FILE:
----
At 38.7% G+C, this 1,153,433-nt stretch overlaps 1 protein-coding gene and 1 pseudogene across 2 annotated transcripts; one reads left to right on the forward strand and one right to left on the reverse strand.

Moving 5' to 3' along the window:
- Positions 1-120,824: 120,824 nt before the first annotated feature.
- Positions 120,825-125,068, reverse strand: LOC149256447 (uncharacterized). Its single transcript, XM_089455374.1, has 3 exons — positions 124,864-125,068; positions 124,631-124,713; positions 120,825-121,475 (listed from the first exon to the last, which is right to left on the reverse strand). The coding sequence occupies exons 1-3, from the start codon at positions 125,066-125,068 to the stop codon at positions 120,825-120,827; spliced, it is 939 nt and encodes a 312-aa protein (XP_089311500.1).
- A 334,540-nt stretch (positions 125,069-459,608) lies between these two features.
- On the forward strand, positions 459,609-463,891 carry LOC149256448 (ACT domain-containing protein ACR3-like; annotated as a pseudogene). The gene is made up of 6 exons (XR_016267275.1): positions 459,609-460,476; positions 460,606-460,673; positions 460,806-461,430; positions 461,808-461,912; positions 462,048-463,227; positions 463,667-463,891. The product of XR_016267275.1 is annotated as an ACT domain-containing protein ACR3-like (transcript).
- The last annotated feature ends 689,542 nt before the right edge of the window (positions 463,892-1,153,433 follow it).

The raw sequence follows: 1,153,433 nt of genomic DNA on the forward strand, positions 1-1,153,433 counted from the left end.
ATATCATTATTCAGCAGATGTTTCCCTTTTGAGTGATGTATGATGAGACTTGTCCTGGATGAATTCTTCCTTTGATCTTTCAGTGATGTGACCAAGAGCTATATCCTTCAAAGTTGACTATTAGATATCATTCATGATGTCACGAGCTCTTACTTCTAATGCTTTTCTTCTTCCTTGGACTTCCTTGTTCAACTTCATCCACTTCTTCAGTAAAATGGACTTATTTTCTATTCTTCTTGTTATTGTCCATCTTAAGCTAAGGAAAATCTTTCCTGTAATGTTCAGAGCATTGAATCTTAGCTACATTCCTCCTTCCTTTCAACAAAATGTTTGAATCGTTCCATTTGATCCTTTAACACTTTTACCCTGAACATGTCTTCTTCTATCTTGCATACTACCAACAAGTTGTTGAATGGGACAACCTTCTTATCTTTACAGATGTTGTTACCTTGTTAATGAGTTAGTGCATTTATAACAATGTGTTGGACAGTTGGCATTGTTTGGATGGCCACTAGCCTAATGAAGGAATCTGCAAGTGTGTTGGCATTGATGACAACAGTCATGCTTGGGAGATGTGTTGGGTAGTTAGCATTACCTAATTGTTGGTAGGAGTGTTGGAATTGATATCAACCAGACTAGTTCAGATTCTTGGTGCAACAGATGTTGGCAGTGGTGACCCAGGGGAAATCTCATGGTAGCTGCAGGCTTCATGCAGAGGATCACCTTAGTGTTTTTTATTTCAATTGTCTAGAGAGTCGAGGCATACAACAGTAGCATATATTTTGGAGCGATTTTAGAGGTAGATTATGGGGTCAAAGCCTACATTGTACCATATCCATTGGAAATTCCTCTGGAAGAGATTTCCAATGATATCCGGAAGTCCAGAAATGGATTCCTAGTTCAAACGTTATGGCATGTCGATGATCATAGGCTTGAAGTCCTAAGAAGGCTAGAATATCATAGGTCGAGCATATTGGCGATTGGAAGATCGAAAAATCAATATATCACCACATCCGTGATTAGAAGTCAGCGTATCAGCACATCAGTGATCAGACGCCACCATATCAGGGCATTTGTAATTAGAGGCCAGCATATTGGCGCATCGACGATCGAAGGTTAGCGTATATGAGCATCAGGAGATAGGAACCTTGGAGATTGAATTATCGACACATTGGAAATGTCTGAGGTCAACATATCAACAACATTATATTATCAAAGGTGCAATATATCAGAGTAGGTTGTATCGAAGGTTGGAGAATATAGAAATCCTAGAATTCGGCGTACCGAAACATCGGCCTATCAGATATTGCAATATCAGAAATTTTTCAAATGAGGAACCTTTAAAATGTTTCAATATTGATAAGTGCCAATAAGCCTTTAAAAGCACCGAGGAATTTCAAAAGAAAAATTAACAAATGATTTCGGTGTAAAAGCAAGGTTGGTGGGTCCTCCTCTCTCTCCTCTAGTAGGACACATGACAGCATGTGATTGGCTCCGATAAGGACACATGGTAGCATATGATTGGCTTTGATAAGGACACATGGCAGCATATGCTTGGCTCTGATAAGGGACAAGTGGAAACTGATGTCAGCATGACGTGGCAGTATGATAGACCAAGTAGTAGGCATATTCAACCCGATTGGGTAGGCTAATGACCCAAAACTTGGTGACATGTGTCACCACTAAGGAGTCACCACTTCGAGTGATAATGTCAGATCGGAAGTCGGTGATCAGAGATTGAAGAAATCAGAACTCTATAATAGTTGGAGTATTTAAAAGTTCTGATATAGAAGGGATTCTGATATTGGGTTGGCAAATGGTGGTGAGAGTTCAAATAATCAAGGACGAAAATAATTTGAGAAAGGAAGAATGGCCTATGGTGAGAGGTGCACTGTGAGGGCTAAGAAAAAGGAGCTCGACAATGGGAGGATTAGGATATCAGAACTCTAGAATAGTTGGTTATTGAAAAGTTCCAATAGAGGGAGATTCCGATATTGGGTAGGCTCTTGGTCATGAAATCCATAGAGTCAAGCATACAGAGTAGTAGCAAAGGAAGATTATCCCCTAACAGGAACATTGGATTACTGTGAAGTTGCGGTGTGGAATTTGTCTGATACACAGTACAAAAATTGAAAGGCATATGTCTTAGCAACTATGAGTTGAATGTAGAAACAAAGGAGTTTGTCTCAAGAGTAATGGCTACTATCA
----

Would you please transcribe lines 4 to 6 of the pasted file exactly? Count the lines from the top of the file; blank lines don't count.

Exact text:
- Positions 120,825-125,068, reverse strand: LOC149256447 (uncharacterized). Its single transcript, XM_089455374.1, has 3 exons — positions 124,864-125,068; positions 124,631-124,713; positions 120,825-121,475 (listed from the first exon to the last, which is right to left on the reverse strand). The coding sequence occupies exons 1-3, from the start codon at positions 125,066-125,068 to the stop codon at positions 120,825-120,827; spliced, it is 939 nt and encodes a 312-aa protein (XP_089311500.1).
- A 334,540-nt stretch (positions 125,069-459,608) lies between these two features.
- On the forward strand, positions 459,609-463,891 carry LOC149256448 (ACT domain-containing protein ACR3-like; annotated as a pseudogene). The gene is made up of 6 exons (XR_016267275.1): positions 459,609-460,476; positions 460,606-460,673; positions 460,806-461,430; positions 461,808-461,912; positions 462,048-463,227; positions 463,667-463,891. The product of XR_016267275.1 is annotated as an ACT domain-containing protein ACR3-like (transcript).